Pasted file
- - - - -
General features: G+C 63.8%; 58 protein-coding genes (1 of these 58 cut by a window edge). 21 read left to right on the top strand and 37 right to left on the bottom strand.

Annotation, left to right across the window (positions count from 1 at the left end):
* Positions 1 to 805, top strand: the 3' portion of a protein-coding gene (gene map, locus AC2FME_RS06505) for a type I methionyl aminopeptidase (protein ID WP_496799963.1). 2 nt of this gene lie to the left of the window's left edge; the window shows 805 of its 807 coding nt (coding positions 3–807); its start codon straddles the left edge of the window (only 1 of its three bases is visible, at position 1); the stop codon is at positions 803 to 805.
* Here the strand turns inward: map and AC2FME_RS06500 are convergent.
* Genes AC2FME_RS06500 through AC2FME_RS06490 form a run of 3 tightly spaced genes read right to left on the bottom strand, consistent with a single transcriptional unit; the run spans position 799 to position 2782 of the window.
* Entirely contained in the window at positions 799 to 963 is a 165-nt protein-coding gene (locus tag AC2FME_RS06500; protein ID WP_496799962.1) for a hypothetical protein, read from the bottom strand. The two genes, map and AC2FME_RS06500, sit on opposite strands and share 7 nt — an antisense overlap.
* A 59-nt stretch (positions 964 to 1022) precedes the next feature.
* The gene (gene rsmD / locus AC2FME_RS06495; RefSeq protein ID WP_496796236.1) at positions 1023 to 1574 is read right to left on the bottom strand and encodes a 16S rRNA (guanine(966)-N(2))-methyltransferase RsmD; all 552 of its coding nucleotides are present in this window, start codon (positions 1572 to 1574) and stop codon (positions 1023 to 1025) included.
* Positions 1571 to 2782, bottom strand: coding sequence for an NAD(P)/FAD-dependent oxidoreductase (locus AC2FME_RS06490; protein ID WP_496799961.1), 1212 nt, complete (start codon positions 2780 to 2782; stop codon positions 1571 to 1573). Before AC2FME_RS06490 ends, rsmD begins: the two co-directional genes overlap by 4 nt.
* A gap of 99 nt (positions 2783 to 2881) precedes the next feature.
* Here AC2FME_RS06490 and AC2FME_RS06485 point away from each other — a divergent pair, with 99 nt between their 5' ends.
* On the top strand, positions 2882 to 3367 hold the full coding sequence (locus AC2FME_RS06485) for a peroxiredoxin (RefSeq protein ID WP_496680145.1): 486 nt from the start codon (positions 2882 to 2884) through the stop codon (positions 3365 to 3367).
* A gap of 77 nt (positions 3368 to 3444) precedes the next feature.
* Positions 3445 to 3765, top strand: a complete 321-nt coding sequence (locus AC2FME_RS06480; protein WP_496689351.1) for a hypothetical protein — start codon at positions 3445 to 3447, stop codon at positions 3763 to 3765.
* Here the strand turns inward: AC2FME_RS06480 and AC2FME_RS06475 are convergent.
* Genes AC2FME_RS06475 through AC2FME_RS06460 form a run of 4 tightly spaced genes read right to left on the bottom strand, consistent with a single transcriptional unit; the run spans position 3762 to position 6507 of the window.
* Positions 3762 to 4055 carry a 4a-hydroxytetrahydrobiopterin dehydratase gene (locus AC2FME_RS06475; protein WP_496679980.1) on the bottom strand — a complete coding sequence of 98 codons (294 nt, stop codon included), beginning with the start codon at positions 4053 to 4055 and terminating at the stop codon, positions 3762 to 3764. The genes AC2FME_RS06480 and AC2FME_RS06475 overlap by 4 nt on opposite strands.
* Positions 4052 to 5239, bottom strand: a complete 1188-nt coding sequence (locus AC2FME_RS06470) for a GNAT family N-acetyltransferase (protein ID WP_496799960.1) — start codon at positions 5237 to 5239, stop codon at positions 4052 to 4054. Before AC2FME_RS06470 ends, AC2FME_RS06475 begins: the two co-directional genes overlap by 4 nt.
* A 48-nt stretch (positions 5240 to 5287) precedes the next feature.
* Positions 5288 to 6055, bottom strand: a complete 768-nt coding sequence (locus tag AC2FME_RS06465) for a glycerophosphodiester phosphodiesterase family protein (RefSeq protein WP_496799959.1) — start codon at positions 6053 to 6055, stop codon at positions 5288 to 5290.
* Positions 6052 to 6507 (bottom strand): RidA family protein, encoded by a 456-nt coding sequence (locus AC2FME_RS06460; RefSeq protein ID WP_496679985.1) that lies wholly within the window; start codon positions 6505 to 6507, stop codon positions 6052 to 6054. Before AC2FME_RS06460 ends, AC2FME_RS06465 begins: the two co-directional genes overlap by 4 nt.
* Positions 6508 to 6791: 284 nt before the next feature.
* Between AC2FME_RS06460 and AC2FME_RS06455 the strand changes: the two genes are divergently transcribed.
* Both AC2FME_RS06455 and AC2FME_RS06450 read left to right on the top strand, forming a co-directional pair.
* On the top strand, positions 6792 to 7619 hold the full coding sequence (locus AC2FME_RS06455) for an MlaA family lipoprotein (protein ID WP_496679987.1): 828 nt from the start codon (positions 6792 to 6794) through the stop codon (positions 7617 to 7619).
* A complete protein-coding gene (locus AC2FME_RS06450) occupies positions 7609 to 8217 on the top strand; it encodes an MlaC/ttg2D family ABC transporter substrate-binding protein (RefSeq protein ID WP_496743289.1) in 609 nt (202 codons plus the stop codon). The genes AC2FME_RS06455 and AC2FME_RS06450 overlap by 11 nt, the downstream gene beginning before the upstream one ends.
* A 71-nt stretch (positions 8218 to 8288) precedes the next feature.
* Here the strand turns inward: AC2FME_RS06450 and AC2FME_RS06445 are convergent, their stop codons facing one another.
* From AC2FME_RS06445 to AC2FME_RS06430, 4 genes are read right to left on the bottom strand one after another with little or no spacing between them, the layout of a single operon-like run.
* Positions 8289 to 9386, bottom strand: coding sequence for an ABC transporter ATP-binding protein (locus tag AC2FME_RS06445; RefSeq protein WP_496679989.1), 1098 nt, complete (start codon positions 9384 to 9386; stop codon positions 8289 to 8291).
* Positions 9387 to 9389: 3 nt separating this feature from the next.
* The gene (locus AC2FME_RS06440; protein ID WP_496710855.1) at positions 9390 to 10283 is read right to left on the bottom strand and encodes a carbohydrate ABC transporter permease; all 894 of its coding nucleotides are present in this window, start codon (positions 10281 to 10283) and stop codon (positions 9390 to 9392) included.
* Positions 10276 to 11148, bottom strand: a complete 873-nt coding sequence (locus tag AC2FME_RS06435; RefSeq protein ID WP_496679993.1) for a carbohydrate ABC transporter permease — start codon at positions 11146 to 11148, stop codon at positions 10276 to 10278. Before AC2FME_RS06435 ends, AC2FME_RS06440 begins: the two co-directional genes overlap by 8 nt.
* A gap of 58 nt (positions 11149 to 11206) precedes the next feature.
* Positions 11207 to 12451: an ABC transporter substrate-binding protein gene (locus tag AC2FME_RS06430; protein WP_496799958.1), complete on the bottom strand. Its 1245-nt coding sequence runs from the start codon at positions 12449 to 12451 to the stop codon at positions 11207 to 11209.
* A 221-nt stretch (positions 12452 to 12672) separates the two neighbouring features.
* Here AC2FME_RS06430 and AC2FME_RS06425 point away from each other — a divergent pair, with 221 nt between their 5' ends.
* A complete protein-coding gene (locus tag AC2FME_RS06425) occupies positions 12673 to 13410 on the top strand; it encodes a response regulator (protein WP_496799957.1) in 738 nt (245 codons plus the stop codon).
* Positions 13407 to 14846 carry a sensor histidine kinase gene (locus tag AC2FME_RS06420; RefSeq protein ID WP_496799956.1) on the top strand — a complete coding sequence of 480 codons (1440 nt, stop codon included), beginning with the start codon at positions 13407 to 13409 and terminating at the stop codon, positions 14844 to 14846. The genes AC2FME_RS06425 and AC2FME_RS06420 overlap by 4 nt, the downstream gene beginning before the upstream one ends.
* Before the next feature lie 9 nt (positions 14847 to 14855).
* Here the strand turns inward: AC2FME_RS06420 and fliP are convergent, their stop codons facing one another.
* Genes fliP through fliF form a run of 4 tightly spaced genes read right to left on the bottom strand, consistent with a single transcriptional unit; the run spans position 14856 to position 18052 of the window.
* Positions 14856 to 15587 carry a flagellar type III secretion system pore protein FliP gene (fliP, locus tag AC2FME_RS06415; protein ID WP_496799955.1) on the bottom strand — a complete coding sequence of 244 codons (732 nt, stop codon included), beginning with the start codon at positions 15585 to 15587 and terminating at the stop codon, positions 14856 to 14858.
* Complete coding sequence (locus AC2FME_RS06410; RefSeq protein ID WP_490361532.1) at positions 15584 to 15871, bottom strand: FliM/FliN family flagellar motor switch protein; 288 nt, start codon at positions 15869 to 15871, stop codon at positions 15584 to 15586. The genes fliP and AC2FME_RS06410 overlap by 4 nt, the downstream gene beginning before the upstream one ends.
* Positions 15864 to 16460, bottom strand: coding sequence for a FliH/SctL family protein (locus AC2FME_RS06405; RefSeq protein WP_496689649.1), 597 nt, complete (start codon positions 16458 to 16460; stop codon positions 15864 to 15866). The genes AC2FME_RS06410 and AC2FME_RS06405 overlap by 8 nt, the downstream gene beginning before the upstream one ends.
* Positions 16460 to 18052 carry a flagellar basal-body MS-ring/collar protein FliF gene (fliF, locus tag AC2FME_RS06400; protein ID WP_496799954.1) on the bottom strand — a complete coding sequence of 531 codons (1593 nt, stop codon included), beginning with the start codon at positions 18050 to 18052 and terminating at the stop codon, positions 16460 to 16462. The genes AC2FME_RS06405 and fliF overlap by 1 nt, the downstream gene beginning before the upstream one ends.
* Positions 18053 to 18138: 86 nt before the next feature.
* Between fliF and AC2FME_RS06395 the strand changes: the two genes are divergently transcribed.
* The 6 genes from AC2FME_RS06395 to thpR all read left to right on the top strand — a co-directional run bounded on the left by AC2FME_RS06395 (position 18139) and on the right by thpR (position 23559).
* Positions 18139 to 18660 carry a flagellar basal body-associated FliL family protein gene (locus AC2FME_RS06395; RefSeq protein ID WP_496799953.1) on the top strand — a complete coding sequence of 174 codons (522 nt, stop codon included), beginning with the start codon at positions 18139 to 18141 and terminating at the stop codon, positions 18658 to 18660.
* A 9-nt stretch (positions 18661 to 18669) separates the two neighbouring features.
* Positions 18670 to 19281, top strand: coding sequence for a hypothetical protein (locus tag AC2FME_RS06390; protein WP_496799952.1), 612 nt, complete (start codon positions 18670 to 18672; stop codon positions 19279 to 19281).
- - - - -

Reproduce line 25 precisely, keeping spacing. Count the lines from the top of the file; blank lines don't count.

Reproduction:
* On the top strand, positions 6792 to 7619 hold the full coding sequence (locus AC2FME_RS06455) for an MlaA family lipoprotein (protein ID WP_496679987.1): 828 nt from the start codon (positions 6792 to 6794) through the stop codon (positions 7617 to 7619).